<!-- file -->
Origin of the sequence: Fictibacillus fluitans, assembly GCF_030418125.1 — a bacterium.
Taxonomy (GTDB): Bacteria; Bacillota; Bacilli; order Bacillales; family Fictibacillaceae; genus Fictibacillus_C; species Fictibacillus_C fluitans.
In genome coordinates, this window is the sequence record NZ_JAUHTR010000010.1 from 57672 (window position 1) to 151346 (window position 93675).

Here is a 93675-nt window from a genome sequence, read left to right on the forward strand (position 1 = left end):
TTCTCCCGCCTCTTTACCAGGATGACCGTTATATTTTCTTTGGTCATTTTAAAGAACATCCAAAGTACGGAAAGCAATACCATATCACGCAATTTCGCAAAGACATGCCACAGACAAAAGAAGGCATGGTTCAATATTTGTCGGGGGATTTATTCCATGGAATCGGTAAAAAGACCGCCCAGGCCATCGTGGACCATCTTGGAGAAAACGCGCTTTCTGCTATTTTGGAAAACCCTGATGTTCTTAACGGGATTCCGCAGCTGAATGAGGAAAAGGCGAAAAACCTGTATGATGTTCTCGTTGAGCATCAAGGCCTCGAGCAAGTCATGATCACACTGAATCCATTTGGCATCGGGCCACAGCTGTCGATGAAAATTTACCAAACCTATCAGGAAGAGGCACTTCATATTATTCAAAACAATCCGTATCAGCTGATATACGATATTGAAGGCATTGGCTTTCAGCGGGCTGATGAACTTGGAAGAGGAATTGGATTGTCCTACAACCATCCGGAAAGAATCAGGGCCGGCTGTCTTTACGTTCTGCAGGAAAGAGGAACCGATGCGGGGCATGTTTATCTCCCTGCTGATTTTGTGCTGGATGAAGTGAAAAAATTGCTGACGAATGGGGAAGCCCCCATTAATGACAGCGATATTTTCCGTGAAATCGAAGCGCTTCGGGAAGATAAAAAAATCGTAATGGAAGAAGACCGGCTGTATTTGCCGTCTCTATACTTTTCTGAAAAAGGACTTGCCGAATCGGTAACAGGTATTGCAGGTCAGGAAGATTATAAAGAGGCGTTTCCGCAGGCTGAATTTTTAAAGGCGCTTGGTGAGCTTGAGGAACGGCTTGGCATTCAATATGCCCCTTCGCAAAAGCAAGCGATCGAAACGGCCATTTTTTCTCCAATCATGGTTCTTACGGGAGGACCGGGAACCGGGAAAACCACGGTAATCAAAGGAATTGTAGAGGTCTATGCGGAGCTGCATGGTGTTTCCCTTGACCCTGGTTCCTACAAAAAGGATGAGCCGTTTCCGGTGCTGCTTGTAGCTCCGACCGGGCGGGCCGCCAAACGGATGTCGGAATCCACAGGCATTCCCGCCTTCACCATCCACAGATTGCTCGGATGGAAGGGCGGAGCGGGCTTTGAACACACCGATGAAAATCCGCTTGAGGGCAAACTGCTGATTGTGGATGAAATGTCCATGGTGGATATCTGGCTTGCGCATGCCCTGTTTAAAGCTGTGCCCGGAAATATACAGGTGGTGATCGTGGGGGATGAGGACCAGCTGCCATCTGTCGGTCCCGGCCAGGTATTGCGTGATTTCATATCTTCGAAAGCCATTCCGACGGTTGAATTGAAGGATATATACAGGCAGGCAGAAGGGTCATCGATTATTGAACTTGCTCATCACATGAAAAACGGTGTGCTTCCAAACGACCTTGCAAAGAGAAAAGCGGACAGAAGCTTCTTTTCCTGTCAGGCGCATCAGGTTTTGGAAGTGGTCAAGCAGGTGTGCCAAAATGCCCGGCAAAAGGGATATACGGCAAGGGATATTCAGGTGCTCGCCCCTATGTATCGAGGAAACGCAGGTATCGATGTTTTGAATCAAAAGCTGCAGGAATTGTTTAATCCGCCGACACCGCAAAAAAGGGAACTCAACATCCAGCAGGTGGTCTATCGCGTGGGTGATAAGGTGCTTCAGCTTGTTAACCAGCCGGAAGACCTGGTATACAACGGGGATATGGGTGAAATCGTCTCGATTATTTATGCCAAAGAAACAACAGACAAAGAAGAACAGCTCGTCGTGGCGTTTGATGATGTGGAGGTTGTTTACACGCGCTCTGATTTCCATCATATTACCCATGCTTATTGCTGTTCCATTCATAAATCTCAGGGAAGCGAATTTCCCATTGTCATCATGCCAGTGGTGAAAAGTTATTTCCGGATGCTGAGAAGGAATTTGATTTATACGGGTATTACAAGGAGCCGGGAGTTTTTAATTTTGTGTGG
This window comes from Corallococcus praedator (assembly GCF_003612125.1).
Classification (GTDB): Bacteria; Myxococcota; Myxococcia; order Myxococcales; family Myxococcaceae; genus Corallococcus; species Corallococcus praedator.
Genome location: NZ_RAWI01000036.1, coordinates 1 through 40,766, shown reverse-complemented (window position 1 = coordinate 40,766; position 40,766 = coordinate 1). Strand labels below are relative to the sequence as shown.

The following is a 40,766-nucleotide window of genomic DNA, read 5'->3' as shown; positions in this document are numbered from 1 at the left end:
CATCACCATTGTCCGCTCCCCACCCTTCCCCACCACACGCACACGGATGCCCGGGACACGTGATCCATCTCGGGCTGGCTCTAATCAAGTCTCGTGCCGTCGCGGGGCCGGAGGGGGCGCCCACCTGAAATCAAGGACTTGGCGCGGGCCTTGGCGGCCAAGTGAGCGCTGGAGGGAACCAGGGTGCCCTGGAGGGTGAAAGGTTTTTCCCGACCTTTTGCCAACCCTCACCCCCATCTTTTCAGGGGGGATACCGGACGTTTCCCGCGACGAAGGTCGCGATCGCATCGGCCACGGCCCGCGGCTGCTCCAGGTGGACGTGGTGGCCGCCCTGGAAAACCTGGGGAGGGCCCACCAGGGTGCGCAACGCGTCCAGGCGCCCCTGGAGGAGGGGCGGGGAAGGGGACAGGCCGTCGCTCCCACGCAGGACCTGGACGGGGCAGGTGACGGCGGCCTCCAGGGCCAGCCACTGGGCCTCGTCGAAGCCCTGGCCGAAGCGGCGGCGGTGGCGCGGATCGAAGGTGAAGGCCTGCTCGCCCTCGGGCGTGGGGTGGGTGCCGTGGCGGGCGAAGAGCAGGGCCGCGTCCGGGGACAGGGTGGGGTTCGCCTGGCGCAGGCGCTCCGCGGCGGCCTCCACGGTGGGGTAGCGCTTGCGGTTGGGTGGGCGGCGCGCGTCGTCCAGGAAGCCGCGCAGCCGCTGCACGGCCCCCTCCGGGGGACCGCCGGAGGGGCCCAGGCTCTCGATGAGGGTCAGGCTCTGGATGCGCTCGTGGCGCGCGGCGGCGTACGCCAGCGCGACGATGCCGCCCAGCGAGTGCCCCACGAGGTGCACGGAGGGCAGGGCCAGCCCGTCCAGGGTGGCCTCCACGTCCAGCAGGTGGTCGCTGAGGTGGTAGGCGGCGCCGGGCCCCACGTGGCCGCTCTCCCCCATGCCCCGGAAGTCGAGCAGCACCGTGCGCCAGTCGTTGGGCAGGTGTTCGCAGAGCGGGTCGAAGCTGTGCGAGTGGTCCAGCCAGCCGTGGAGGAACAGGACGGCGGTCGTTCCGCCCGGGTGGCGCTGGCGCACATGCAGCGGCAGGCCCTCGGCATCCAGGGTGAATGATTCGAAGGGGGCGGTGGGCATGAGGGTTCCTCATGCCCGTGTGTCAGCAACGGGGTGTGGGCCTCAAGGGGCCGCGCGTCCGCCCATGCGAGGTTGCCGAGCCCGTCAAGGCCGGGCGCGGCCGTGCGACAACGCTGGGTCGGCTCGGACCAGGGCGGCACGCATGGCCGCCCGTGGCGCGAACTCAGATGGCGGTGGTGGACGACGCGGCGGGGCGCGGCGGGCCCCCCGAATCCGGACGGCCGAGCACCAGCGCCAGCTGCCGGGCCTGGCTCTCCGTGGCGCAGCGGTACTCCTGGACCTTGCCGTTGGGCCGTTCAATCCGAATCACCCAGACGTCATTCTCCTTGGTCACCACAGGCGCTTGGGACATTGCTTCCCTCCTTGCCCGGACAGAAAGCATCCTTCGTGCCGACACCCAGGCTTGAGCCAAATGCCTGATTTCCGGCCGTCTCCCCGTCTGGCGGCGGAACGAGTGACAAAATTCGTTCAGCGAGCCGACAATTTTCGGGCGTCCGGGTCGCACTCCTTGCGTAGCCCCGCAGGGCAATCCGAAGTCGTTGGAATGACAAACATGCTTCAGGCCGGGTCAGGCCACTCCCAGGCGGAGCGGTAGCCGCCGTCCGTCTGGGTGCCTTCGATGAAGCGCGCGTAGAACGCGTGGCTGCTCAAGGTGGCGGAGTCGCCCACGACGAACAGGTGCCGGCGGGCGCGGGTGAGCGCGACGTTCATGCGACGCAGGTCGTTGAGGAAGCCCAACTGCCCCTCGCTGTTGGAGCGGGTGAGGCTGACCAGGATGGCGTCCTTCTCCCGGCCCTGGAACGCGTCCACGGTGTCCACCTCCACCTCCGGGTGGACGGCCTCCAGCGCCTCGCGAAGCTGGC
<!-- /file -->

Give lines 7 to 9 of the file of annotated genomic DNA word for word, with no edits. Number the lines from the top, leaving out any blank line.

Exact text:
Classification (GTDB): Bacteria; Myxococcota; Myxococcia; order Myxococcales; family Myxococcaceae; genus Corallococcus; species Corallococcus praedator.
Genome location: NZ_RAWI01000036.1, coordinates 1 through 40,766, shown reverse-complemented (window position 1 = coordinate 40,766; position 40,766 = coordinate 1). Strand labels below are relative to the sequence as shown.

The following is a 40,766-nucleotide window of genomic DNA, read 5'->3' as shown; positions in this document are numbered from 1 at the left end: